I’m looking forward to the Mid- and South-Atlantic chapter meeting tomorrow in Alexandria, VA. Carol Roberts is going to be talking about her editing technique.
This should be an interesting discussion. I’m always working to minimize editing because it can be an incredibly time-consuming, but necessary, part of indexing.
My approach to “editing” has been “try to avoid it”. I’ve approached it in several ways:
- Careful “incremental” editing at the end of each day’s work.
- I use SKY Index Pro’s autocomplete to assist in vocabulary control–love it!
- Careful labeling of entries that need editing as I work–to be reconsidered at the end of the session or when inspiration for the correct phrase occurs later.
- Frequently working with grouped entries that are quick to run through a spell check.
I’ve upgraded to SKY Index Pro 8 and I think the new layout with the Index Pane right with the data entry pane is going to cut some more time off editing. I’m sure I’ll come home from this meeting with more ways to minimize time spent on editing, too.
As an indexer we’re part of the publishing process, so the more we know about that process the better even though we don’t really see the manuscript until near the end. I’ve found that the Newsletter from Editorial Inspirations from April Michelle Davis most informative. I’ve always known that and editor is not an editor is not an editor; I have a friend who is a copy editor, and I certainly knew that she did more that correct spelling and grammar errors, but a succinct description of the various types of editing is helpful. So for those of us newer to the publishing process, I though this might be helpful.
I’ve reproduced here (with permission) a section for the Editorial Inspirations newsletter:
Many people do not understand that there are different types of editing. They think editing is simply correcting grammatical mistakes and spelling errors. Understanding the three main types of editing and the type of editing each manuscript needs is important in having the manuscript reach its full potential.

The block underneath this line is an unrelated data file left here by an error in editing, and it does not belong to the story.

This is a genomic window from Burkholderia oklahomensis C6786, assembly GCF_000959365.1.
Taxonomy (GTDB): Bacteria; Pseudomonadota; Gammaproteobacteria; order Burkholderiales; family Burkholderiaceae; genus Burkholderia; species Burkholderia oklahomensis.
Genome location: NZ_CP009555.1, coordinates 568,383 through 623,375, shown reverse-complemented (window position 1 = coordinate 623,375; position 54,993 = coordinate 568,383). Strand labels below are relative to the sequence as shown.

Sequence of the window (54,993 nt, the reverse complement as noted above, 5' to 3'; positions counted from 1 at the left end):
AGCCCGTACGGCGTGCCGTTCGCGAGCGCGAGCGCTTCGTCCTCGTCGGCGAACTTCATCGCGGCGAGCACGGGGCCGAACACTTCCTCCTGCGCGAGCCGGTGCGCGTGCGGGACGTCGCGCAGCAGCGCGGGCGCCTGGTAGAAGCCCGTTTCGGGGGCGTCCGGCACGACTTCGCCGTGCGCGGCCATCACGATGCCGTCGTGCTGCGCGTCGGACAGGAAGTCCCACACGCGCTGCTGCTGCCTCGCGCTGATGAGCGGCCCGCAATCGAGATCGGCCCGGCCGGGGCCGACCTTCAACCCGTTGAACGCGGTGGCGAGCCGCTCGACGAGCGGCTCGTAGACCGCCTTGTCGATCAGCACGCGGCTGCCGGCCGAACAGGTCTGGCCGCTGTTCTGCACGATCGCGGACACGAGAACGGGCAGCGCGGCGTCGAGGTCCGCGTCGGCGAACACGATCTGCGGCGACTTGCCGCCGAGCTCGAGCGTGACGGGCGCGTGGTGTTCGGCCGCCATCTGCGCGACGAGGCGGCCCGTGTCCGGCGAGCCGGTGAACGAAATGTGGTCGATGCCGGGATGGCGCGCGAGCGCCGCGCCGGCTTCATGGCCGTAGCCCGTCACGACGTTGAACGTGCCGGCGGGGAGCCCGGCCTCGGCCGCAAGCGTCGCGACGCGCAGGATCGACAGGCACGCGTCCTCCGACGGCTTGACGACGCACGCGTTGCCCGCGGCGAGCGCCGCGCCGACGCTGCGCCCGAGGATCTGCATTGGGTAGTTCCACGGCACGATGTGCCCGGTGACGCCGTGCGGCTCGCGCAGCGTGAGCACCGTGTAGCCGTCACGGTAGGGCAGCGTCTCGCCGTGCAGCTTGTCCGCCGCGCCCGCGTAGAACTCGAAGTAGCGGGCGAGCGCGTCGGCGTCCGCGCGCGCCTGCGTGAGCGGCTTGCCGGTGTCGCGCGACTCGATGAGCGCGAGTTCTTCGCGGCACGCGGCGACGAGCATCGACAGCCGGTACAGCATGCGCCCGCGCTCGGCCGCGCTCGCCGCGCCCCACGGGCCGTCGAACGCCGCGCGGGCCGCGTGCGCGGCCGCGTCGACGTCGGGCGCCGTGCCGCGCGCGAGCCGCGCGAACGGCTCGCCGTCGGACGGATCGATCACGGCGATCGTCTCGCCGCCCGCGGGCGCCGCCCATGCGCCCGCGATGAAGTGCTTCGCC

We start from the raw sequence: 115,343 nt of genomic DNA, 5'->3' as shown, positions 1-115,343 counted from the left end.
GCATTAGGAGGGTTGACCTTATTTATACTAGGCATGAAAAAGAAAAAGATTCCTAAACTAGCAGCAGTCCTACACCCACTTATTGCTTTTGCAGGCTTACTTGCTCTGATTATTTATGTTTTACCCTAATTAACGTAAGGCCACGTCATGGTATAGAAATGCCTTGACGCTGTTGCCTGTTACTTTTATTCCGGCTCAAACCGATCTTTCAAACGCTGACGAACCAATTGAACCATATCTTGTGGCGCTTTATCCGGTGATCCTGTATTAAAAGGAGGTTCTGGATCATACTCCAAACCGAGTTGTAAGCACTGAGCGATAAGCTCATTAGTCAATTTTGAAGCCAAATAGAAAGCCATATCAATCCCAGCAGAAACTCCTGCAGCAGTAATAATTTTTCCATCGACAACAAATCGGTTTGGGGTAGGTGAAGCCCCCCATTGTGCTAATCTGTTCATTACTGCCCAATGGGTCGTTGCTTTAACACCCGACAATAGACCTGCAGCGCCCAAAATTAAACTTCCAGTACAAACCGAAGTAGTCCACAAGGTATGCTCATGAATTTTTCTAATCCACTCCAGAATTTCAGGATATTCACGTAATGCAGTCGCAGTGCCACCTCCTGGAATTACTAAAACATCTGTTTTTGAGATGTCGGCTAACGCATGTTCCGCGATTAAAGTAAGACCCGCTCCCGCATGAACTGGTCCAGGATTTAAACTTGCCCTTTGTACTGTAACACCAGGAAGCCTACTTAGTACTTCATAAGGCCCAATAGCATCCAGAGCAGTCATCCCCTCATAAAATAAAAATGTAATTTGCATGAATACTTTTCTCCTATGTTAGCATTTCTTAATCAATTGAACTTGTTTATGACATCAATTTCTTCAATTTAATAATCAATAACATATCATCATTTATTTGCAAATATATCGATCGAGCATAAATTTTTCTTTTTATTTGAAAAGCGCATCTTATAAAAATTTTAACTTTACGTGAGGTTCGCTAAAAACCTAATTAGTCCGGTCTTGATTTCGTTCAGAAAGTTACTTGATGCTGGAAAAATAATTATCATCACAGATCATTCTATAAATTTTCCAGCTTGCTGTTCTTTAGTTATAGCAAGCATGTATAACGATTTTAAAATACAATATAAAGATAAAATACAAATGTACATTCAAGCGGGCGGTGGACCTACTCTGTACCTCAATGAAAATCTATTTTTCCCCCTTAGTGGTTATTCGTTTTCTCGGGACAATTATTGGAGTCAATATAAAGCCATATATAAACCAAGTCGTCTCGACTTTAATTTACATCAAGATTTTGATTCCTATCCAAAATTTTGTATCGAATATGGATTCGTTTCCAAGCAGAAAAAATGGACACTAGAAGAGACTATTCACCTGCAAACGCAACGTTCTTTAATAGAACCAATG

Developmental Editing—This kind of editing looks at the work as a whole, not searching for grammatical issues but looking to improve the work in other ways, including developing the plot or setting, making sure the characters are not flat, researching any needed information, and creating vivid imagery.
Copyediting—Not only does this type of editing include the basic spelling and grammar, but it also includes looking for inconsistencies, finding and correcting errors, and omitting anything unnecessary. Sometimes it can even include checking the accuracy of facts in the work and correcting them.
Proofreading—This type of editing covers the basics: spelling, grammar, and punctuation. Proofreading usually takes place after the work has been edited in some other way, mostly as the last run through to catch any missed errors and to fix any problems that were made during the design process. Proofreading is typically performed after the manuscript has been laid out to look like a book.
Each of these types of editing has its own place and importance in improving the manuscript and making it ready to publish. For example, developmental editing would come before copyediting and copyediting would come before proofreading. Recognizing and deciding how to apply these three types of editing can help people choose whether to self-edit or send the work out for someone else to edit.